Photo: Simphiwe Mbokazi

2017 is an important anniversary for Pick n Pay.  It was 50 years ago this year that my father bought three small stores in Cape Town, and began to pursue his dream.

That dream was to build a new kind of retail business.  One which made the customer the most important person in the relationship.  To achieve it, he had to fight.  He had to fight high prices, and the entrenched relationships which maintained those high prices.  He had to fight for all his staff to be treated equally, so that they could work as a united team to give customers the best service of any retailer in South Africa.  He had to fight entrenched attitudes in government and society.  He had to fight for change, and came to play a key role in the defining change which plotted the course to the modern South Africa.

Raymond Ackerman’s partnership with South African customers and South African society enabled Pick n Pay to become South Africa’s best-loved food retailer.  He has retained that passion to this day.  

My father was constantly supported from the beginning by my mother Wendy.  I am delighted to say that both my mother and father are with us today.  I would like us to acknowledge our debt to their vision, tireless dedication and extraordinary contribution. 

Over the past seven years, my role as chairman has been to achieve Pick n Pay’s turnaround by returning the company to its roots as a consumer champion.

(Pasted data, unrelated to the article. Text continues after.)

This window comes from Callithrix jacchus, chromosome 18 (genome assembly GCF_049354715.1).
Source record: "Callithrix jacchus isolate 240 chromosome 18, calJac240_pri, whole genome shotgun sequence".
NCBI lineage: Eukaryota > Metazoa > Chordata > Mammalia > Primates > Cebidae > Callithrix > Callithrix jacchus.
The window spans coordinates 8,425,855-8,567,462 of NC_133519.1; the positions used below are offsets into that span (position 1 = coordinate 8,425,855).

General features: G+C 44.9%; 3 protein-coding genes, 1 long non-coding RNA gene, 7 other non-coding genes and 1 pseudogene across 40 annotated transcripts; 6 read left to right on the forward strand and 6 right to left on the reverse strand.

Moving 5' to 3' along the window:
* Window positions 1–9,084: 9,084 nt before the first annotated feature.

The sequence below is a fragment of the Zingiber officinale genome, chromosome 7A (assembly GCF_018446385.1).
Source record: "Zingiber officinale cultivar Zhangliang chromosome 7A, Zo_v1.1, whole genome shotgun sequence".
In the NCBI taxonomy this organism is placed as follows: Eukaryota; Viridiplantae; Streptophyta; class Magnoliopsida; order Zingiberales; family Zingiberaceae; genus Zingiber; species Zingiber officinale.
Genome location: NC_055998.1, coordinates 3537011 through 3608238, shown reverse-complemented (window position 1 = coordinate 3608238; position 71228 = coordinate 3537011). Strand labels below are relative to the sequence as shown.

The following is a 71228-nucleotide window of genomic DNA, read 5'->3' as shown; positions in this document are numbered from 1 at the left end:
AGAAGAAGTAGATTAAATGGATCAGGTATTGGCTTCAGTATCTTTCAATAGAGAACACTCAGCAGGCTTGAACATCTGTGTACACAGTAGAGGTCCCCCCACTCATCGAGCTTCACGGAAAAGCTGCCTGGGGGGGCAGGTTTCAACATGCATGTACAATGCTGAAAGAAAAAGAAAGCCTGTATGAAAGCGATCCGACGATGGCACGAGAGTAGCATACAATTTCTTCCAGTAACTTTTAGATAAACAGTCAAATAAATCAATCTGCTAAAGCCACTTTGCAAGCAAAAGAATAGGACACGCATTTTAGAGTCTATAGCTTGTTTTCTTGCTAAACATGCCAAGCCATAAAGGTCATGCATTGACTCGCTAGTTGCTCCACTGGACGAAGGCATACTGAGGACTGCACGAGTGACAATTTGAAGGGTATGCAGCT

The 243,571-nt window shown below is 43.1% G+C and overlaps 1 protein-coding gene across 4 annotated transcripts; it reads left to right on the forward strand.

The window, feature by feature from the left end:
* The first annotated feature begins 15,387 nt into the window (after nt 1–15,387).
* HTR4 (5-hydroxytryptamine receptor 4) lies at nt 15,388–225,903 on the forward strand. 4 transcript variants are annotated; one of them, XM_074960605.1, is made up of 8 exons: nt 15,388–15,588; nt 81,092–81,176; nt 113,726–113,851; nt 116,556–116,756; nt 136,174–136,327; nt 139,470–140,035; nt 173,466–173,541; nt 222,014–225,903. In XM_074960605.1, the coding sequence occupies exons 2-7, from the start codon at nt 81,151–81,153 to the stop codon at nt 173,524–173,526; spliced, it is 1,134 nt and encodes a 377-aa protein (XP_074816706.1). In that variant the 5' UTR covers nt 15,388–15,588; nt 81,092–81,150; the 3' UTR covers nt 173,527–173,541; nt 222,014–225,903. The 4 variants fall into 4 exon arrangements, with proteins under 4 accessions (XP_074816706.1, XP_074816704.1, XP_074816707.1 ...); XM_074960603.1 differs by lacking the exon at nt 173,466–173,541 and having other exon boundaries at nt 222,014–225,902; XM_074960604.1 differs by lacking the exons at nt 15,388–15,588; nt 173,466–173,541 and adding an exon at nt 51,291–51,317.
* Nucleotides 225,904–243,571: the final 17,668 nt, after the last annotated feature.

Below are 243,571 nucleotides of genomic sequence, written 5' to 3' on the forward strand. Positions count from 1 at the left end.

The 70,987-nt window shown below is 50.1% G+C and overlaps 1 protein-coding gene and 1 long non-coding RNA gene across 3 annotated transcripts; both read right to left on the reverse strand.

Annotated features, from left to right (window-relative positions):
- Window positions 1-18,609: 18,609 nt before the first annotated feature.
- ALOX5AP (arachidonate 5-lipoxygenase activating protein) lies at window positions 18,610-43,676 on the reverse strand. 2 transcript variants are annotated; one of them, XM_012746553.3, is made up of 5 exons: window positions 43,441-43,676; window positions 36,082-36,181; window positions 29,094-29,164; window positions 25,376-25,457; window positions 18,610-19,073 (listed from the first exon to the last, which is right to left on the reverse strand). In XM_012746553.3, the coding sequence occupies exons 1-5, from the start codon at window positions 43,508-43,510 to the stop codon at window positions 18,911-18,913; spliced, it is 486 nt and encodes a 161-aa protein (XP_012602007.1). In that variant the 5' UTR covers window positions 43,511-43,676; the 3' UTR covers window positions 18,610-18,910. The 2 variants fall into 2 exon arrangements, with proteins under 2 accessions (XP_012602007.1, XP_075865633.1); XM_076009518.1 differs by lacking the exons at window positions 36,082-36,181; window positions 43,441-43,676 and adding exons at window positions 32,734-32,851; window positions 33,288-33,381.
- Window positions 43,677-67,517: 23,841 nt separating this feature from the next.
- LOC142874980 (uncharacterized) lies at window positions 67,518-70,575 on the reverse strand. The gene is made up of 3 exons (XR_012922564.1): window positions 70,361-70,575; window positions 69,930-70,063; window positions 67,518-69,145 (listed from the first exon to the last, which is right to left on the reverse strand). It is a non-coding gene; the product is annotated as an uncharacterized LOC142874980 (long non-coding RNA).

The path over this period has not always been easy but our direction has been clear.  We are now a more centralised business, a more efficient business, with better service and more innovation.

We have picked up pace and have pursued a clear plan under Richard Brasher’s leadership over the past four years.   This is demonstrated in the Result today. 

I want to thank everyone in Pick n Pay for their contribution to achieving this result.

We have improved our offer, modernised our stores, centralised our supply chain, and controlled our costs, delivering consistently better returns for shareholders as well as a better shopping trip for customers. 

This turnaround is being delivered against an increasingly challenging backdrop.  Customers at all levels are struggling in the face of high inflation, rising unemployment, and low income growth.

Political disruption has made the situation even more difficult, creating even further uncertainty at a time when our economy is under considerable strain and unemployment remains stubbornly high. We are really concerned about the impact the recent downgrades may have on inflation. This, with any interest rate increase, would directly affect consumers already struggling to balance household budgets with little if any room to manoeuvre.

Despite an anti-business rhetoric, companies like Pick n Pay are doing everything we can to support consumers and sustain South Africa.  We have invested over R5 billion in new and refurbished stores over the past four years.  We have created over 10 000 new jobs. This last year alone, we have paid R470 million in company tax, collected R770 million in VAT and paid R810 million in employee-related taxes. This is a considerable contribution to the fiscus.